After years of tension between Mormons and gay rights activists—with political action and theological pronouncements on one side, protests and pain on the other—the gulf between the two groups has begun to narrow.
The Church of Jesus Christ of Latter-day Saints has acknowledged that homosexuality is neither a choice nor a sin. It has supported anti-discrimination ordinances in Utah communities, stayed away from the 2012 battles against same-sex marriage in four states, and launched a website to soften the rhetoric about homosexuality and allow gay Mormons to tell their stories.
In the midst of that warming trend came more than 300 straight Mormons in their Sunday best, marching in Utah’s 2012 Gay Pride Parade, right behind Milk screenwriter Dustin Lance Black and before the drag queens.
They called themselves Mormons Building Bridges. They were not out to debate politics or doctrine, organizers said, but to promote love and listening.
Still, their simple yet potent gesture echoed around the globe, setting an example for fellow believers who then took up the style, if not the name, in 15 other gay pride parades.
“It feels like something clicked in June 2012,” says John Gustav-Wrathall, an excommunicated gay Mormon in a long-term same-sex relationship who nonetheless regularly attends weekly LDS services in Minneapolis. “This was a galvanizing moment. It fired everyone up.”
Mormons typically view gay pride parades “with loathing and disdain,” says Gustav-Wrathall, who became involved early on with Bridges. “It was electrifying that there would be a large contingent marching in Salt Lake City. And I figured if they can do that there, we can do it anywhere.”
Attending church feels different now, he said. “The mood has shifted, a new tone has been struck. It is now safe for Mormons to talk openly about homosexuality, and Mormons Building Bridges played a key role in that.”
Erika Munson, a straight, married Mormon mom who moved to Utah from Connecticut in 2009 and came up with the Bridges’ idea, is a reluctant revolutionary.
Like other Mormons, Munson was troubled by her church’s highly publicized push for California’s Proposition 8 in 2008, defining marriage as exclusively between a husband and a wife. She watched helplessly as gays left the faith, resigned to the fear that there seemed to be no place for them in the pews.
And she saw her children struggle with the dissonance between the church’s teachings about love and what they saw as its rejection of LGBT fellow believers.
In January, Munson decided she needed to do something—anything—so when she learned that the pride parade was the second largest in the state, she impulsively reserved a space.
As the date drew nearer, Munson enlisted award-winning Mormon filmmaker Kendall Wilcox and his co-producer Bianca Morrison Dillard to help with strategy and organizing.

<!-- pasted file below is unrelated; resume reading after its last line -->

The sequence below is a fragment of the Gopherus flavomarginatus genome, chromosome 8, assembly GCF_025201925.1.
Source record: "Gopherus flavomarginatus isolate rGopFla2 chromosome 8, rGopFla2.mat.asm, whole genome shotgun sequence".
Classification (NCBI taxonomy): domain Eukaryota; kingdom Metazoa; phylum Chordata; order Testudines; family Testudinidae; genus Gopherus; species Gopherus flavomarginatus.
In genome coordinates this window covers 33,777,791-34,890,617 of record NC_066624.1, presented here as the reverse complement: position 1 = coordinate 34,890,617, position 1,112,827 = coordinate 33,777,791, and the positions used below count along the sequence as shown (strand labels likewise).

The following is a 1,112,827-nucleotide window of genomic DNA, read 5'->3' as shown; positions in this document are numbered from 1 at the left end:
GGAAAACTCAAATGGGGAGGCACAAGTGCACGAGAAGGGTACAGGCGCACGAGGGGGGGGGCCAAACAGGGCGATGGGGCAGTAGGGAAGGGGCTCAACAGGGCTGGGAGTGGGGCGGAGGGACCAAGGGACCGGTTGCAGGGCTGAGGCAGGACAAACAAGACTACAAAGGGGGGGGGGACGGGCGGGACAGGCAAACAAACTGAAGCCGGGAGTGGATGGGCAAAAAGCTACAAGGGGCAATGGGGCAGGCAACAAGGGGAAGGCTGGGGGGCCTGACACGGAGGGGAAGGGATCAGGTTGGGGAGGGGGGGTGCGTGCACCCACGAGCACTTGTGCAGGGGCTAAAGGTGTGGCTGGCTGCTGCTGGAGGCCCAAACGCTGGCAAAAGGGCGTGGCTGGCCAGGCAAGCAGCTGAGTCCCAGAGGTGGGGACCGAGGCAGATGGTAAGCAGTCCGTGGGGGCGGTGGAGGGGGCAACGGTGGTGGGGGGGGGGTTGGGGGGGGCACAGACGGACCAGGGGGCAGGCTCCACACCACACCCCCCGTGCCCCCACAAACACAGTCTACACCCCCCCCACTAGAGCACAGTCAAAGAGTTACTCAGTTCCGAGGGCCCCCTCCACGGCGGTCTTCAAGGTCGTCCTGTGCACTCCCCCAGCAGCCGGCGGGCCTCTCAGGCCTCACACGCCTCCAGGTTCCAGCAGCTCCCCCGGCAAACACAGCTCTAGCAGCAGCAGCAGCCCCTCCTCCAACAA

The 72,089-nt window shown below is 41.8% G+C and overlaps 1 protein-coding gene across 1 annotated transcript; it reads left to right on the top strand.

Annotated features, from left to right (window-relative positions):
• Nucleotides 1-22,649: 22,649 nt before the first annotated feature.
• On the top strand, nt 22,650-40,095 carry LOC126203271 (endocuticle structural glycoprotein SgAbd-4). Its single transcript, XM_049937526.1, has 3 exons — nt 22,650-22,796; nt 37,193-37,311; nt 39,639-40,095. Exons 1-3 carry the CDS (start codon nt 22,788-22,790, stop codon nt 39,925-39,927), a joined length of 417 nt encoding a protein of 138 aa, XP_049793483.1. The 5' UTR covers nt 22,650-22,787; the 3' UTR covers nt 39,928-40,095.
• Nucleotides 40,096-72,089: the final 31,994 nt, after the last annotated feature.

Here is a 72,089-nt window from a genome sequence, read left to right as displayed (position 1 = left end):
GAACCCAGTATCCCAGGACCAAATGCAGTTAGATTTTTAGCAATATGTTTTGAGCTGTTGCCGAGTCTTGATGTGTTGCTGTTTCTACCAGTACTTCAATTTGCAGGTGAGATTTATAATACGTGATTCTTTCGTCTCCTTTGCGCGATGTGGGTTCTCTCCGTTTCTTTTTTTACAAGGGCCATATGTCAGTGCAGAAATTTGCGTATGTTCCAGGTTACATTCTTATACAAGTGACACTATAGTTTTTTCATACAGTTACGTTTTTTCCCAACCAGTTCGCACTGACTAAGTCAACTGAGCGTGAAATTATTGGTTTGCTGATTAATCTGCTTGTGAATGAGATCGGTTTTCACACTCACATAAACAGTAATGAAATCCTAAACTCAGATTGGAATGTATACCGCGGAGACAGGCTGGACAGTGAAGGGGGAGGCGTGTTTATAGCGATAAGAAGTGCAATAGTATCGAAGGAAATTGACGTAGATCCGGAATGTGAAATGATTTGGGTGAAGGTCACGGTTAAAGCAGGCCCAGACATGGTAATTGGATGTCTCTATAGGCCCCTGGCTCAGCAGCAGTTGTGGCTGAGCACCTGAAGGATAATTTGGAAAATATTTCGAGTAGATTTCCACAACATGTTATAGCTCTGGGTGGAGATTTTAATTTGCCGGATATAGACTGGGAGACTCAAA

Wilcox, a well-respected gay Mormon who last year began filming interviews with LGBT members, sensed Bridges’ potential. He helped Munson clarify the group’s mission and became an invaluable liaison with the LGBT community.
“There is an exponentially growing number of Mormon hearts that are turning toward compassion,” he says. “We turned that into action.”
Dillard, a straight, active, married Mormon in Provo, also signed on enthusiastically, bringing grass-roots organizing skills to the movement.
During the Prop 8 campaign, Dillard “didn’t know what to make of all the gay Mormon stuff, so I ducked and covered. I kept my distance,” she says. “But it didn’t sit well.”
Organizers knew there might be push-back against Bridges from the gay community—for years, the LDS church considered homosexuality itself a sin, encouraged young gay men to marry women and supported efforts such as “reparative therapy” as a way of changing same-sex orientation.
Wilcox, who worked at church-owned Brigham Young University for years, had a well of empathy, but knew that, without gay participation, Bridges would have been a bridge to nowhere.
“Mormons are coming in peace,” he told them. “We don’t have all the answers.”
Dillard also worried about the gay response.
For some pride participants, Mormons showing up at their parade and not advocating for marriage equality “is not enough,” she said, “and I get that.”
The LDS church’s new website, mormonsandgays.org, reaffirms that “same-sex attraction is not a sin … acting on it is,” and Mormon leaders still insist that sex should be only between a husband and a wife.
Well aware of the gay community’s concerns, Munson attended a planning meeting about a week before the parade. She listened politely and finally raised her hand and said: “A bunch of Mormons are planning to march in our Sunday dress. Is that OK? Will we be intruding?”
Troy Williams, radio host, writer and Salt Lake City gay rights proponent, likewise was worried about Bridges’ participation.
“I went to that fear place immediately,” he says, warning Munson, “You’ll be booed and harassed.”
Even so, Williams backed the idea at the Utah Pride Center and with grand marshal Black, who embraced it and insisted on putting Bridges at the front of the parade.
In the end, the positive response proved overwhelming. Up and down the parade route, the crowd cheered, clapped and, yes, cried.
“It was,” Williams said, “one of the most beautiful moments of my life.”
Peggy Fletcher Stack writes for The Salt Lake Tribune.
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